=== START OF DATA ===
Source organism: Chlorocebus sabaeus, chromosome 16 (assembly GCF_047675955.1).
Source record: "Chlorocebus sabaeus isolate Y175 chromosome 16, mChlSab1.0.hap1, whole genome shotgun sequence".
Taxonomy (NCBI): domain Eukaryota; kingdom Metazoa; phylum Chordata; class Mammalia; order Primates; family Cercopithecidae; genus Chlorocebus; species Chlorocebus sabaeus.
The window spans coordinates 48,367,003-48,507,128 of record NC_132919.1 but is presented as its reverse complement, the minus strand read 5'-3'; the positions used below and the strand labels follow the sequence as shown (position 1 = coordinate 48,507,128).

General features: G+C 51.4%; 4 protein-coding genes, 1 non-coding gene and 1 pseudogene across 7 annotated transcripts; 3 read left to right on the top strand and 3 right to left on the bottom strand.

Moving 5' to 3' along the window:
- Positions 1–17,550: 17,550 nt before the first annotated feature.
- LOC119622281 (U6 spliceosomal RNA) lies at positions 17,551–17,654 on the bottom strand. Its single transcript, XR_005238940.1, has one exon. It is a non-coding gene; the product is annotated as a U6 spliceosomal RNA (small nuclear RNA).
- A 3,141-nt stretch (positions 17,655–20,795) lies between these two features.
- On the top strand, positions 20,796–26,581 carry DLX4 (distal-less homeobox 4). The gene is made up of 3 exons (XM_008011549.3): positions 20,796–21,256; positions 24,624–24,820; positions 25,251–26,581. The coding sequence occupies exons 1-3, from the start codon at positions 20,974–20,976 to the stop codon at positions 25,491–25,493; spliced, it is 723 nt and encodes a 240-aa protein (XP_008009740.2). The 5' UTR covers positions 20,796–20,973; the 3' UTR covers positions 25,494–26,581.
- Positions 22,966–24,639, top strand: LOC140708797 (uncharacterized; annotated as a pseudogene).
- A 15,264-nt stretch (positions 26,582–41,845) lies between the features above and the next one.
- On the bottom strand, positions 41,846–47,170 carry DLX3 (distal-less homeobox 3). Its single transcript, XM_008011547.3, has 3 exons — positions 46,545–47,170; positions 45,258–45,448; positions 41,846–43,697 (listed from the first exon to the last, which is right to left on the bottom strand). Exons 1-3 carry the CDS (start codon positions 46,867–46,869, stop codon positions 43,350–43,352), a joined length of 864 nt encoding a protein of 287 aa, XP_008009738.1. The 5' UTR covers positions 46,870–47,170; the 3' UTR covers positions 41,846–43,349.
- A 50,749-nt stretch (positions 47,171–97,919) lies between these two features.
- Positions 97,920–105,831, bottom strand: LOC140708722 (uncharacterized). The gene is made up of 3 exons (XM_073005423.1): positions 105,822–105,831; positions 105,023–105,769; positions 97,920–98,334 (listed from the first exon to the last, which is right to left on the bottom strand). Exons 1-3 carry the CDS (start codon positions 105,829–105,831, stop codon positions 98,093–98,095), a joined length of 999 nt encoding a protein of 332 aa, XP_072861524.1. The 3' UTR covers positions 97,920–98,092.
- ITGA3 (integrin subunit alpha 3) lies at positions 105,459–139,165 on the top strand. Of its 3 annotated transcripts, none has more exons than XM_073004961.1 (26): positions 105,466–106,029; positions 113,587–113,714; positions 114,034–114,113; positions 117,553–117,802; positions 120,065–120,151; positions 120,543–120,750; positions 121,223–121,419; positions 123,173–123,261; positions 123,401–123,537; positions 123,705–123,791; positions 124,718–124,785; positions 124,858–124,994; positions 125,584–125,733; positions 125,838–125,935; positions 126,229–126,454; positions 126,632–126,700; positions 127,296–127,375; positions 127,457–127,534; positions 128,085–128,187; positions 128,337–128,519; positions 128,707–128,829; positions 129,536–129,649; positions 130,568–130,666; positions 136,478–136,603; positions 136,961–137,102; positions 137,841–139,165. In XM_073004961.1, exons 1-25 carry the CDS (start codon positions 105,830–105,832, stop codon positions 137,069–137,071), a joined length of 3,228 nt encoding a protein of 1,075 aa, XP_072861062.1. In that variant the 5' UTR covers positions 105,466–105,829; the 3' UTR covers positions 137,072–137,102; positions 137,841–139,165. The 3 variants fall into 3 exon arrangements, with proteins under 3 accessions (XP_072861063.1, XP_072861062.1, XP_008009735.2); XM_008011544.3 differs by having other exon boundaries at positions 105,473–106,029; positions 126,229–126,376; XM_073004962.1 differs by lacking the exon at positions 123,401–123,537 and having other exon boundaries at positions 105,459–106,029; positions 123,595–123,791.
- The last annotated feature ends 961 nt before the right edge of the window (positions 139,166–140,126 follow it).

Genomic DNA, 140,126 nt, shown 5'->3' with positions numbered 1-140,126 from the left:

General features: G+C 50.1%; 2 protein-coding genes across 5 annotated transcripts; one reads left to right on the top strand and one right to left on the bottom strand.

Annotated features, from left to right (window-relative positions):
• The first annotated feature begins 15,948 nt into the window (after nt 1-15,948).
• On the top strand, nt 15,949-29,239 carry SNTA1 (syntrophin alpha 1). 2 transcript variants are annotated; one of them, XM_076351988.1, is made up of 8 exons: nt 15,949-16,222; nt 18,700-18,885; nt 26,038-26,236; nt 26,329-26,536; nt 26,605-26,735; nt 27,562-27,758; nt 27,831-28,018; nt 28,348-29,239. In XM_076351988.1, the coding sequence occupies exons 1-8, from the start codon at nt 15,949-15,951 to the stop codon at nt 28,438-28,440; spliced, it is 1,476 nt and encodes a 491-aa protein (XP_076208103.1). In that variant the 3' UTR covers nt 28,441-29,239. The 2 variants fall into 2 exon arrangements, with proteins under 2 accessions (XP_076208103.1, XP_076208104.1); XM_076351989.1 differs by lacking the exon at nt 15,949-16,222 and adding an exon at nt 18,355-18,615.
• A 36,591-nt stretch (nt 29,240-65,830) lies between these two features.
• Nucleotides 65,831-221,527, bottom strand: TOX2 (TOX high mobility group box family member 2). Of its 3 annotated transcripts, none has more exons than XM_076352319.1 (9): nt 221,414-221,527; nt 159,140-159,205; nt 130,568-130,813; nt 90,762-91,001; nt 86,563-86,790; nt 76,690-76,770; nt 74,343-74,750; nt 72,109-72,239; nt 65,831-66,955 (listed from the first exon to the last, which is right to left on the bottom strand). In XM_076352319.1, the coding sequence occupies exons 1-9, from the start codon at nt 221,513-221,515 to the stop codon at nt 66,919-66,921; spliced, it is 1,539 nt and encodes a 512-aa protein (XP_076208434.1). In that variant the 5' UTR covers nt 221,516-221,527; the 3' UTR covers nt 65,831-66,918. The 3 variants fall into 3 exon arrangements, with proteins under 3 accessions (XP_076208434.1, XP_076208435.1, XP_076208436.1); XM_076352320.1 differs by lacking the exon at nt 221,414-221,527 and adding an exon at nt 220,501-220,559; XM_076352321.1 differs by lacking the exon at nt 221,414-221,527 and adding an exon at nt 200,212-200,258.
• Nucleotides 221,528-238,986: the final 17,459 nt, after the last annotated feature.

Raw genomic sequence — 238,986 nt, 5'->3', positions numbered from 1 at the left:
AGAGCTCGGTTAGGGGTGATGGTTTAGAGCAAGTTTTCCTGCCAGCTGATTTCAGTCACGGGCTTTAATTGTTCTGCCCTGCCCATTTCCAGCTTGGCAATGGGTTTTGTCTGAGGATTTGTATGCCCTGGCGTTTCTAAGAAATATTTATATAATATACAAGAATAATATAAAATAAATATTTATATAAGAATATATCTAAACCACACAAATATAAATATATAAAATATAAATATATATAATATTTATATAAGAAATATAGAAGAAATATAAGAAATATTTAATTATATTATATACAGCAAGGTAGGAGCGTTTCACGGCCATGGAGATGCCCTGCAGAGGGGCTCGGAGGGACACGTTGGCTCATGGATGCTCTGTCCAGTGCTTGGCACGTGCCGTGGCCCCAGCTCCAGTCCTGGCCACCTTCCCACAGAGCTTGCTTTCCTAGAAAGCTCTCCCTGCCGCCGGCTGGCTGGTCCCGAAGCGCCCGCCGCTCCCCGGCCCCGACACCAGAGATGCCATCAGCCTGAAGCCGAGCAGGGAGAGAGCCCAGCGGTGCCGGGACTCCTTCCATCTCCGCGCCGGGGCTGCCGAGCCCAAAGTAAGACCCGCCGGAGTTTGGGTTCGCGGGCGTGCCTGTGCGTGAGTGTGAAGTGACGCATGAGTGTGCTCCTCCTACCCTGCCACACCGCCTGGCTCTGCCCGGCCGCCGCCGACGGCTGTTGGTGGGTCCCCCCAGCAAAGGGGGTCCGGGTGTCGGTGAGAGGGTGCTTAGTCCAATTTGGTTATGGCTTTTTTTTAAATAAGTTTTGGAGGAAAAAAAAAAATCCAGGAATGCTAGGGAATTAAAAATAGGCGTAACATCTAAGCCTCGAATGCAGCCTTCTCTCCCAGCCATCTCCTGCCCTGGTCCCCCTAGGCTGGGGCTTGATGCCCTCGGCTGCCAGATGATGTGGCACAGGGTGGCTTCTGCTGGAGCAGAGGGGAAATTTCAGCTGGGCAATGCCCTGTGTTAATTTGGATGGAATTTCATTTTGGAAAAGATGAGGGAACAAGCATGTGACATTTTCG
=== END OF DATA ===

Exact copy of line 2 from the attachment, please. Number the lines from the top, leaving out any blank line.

Source record: "Chlorocebus sabaeus isolate Y175 chromosome 16, mChlSab1.0.hap1, whole genome shotgun sequence".